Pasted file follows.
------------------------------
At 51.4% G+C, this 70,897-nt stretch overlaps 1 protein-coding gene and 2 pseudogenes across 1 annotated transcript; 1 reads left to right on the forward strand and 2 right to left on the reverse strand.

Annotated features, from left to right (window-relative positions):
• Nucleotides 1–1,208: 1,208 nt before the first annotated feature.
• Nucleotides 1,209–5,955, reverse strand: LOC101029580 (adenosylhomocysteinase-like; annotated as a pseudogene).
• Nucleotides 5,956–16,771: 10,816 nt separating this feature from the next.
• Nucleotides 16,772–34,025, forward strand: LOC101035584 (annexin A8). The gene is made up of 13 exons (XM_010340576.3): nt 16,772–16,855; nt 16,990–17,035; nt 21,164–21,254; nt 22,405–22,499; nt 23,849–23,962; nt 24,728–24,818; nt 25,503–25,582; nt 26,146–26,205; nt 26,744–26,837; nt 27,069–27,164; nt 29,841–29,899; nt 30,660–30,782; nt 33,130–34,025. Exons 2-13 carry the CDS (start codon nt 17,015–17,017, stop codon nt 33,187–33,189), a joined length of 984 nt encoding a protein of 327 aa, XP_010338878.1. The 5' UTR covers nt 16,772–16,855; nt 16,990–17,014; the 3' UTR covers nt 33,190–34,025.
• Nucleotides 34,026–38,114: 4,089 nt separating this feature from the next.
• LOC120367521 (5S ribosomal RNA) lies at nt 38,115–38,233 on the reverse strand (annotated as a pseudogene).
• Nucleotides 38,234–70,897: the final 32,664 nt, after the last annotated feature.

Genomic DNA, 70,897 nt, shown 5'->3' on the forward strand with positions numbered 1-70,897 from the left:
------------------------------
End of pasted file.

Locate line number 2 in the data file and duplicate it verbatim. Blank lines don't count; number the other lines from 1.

Annotated features, from left to right (window-relative positions):